Sunday, June 4, 2017

Amber Smithers, Bea Garth, and Shasta Hatter

Now that I've transferred my blog-zine files from my old computer to my brand new one, I am going to begin posting poems from the fall/winter/spring contest!

I'll start with a powerful poem that Amber Smithers sent me a while back.

He Doesn’t Hit You But 

He doesn’t hit you but before you started dating he said you looked ugly with chipped nails and acne. 
He doesn’t hit you but he tells you that you look ugly.
He doesn’t hit you but he tells you you look beautiful with a lot of make up on.
He doesn’t hit you but you start wearing makeup every time you FaceTime him.
He doesn’t hit you but makes you feel bad for not calling him when he asked. 
He doesn’t hit you but he tells you you would look better if you gained weight, that he likes girls who look like your best friend. 
He doesn’t hit you but he tells you he thinks stretch marks and sagging boobies are ugly, so you hide your body when he asks you to undress. 
He doesn’t hit you but he tells you about him beating a woman up before.
He doesn’t hit you but he makes you feel like he should. 
He doesn’t hit you but he tells you you are worthless.
He doesn’t hit you but he said why would someone like me want someone like you.
He doesn’t hit you but he says he wants to beat the shit out of you. 
He doesn’t hit you but he threatens to come to your house and pull you by your hair and make you tell everyone that he wasn’t your boyfriend.  
He doesn’t hit you but he tried to talk to me a week after we broke up.
He doesn’t hit you but maybe if he did people would have believed he said this to me. 
He doesn’t hit you but for 2 years I looked over my shoulder thinking he would make good on his threat.
He doesn’t hit you but I had a nightmare that he found my new address and beat the shit out of me. 
He doesn’t hit you but he did hurt you.

I think that Bea Garth's "Transfixed" creates a good transition.  At any rate, it is a very timely poem.


We are deer
looking up
at the headlights,
our movements caught in a frieze
the shapes of our bodies
and the woods around us
etched in the probing light.

by Bea Garth

Bea's other poems are non-driving poems set in the Pacific Northwest.


My trench-coat glistens with spattered drops of rain
as I settle into my seat next to a small woman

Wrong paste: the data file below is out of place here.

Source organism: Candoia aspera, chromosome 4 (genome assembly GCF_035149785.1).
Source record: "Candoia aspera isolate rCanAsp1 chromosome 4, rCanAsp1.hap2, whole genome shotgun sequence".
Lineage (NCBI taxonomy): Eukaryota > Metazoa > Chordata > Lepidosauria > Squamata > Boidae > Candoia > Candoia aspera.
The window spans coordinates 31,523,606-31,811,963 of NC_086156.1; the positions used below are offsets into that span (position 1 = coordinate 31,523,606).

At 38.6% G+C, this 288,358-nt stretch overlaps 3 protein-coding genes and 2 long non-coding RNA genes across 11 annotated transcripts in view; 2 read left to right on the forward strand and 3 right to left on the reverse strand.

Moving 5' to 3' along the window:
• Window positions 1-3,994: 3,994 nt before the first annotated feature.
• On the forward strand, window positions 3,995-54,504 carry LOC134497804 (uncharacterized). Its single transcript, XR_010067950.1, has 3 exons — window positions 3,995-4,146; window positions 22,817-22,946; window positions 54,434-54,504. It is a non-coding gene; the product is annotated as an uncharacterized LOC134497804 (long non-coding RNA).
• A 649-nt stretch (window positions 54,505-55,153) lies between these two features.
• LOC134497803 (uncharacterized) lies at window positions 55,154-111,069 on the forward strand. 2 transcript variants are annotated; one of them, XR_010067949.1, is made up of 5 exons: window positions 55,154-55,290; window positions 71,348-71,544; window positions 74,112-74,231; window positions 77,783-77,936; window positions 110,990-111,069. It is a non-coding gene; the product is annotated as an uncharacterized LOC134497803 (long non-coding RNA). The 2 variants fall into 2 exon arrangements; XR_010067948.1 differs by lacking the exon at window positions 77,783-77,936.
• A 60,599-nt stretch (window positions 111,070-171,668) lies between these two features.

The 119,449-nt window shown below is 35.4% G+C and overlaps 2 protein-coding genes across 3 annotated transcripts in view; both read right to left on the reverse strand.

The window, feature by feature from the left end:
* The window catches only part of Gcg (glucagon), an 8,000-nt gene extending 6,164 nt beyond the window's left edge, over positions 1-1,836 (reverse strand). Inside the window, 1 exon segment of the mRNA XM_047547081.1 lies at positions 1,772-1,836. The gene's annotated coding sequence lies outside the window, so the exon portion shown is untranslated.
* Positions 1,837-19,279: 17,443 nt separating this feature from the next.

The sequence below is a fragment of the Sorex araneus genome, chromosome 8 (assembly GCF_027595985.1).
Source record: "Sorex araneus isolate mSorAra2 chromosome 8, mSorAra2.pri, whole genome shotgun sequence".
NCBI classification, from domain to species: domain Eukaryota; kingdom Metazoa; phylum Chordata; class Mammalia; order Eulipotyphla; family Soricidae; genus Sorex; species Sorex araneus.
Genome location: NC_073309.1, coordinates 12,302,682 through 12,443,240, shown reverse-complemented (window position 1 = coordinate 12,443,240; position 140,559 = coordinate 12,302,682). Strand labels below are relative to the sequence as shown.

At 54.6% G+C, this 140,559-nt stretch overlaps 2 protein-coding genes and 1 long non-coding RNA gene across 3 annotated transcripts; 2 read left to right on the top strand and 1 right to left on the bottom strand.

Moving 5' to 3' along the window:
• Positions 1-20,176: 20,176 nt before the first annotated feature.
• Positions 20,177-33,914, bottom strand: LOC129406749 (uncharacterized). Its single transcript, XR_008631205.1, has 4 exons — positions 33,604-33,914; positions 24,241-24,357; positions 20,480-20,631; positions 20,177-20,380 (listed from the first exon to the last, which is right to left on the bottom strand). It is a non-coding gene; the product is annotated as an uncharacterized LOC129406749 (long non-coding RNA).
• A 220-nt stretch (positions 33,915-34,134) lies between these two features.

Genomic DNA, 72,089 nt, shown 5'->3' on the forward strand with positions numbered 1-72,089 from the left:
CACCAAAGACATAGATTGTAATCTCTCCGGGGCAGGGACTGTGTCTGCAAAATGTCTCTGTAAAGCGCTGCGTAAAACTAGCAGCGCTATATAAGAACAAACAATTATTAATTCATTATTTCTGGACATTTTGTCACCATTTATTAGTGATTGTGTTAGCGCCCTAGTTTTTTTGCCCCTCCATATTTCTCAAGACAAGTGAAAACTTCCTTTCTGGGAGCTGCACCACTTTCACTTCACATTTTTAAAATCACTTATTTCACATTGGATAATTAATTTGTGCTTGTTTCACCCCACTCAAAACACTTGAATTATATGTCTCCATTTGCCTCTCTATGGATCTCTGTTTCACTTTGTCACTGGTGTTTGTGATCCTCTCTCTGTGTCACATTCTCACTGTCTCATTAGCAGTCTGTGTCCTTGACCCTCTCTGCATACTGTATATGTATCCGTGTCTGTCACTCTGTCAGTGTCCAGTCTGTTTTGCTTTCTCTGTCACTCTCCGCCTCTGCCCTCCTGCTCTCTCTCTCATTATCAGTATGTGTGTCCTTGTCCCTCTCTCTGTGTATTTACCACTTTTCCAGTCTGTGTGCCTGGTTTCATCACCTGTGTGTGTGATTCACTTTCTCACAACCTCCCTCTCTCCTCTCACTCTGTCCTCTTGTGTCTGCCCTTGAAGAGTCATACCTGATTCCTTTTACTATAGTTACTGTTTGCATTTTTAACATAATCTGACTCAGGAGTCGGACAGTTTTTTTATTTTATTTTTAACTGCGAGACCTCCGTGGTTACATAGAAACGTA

who fingers her silver embroidered ring
while she chatters Vietnamese.
At the next stop everyone crinkles their eyes
and nods and shakes their heads at a gray haired man
who explains he missed his stop thinking of his girlfriend.
The young man in front of me gets up yet hesitates to leave
my field of vision suddenly encompassed by his dark, curly hair
raindrops still clinging to the ends of the strands like crystals on a chandelier.
A small brown haired girl in a yellow vinyl coat
smiles slightly at the push as bodies jostle,
the aisles boggled with legs and bedraggled, dank, dripping clothes.
I stare outside at the darkening gray sky and remember
swimming in San Carlos Bay near Guaymas, Mexico
amongst the blue and yellow striped fish, reveling in the clear, warm water
while avoiding the sharp out-crops and my suppressed terror
when an eel swam next to me.
I close my coat tighter and fix my scarf
then raise my hand to pull the cord: its my stop
and the rain is falling like liquid beads
bouncing on the sidewalk. 

by Bea Garth


You say you are from Alberta
stranded somehow—but I don’t smoke
and hardly have the change to get home
still I think I’d like to take a picture if I could—
black straight hair matted across your wide brown face,
frank black browed eyes molded with a slight fold—
a mental click as I admire you putting it on the line
panhandling without a scarf or hat
while parents herd their children in soft grey wool caps
red mittens, pink and blue picture books
—like Mother Goose laying the Golden Egg—
the contrasts make me a bit crazy this time of year
and I would like to talk with you
but it’s getting damn cold
and I run, ears red, and catch the wrong bus.

by Bea Garth


We climbed nearly to the top
passing the deep purple/blue iris
and the oak sprouting
tight shiny yellow/green leaves
amongst their hair moss covered limbs.
A tangled hedge of poison oak
and blackberries hid us from the path
as we lay upon the open grass
and held each other, feeling the late
spring sun drench our bodies
and open us up as if we were blossoms.

When dusk came I walked sideways 
beside you on that last steep slope
coming down, and breathed deeply—
smelling the fresh air
thinking of the wild iris
and the pale green yarrow
rubbing our socks as we kissed. 

by Bea Garth


I walk on gritty snow stained streets
and wonder at the drone of an old woman
rocking back and forth on an iron grate,
warm air slightly billowing her thin gray coat,
belongings flanking her feet,
her eyes rolled back in a constant flicker
while she mutters for days, weeks,
words no one can fathom.

by Bea Garth


I sit beside a young man at the bus stop.
His slanted eyes, ash-blond hair,
legs folded lotus fashion
make me think of you. He is eating
a filled donut, enjoying each morsel
with rocking sighs, ducking his head and body
in rhythmic motion. I want to say hello
and have him declare “You my frien’!”
elbows in, clenched hands out—beaming.
Instead I catch myself
remembering that dream I had
when I learned you would have to wait
several years before you could go to school,
and that if you learned to read at all
it would be like turning a quail 
into an eagle. You had become trapped
in a house spinning high up in the air,
I woke up screaming: “You can’t fly!”
—afraid the house would come crashing—
and ran to Mom and Dad’s bedside,
my first and only time.

I turn to look at the young man
next to me. His thick, stubbed fingers
are twisted around the clasps
of his lunch pail, eyes concentrated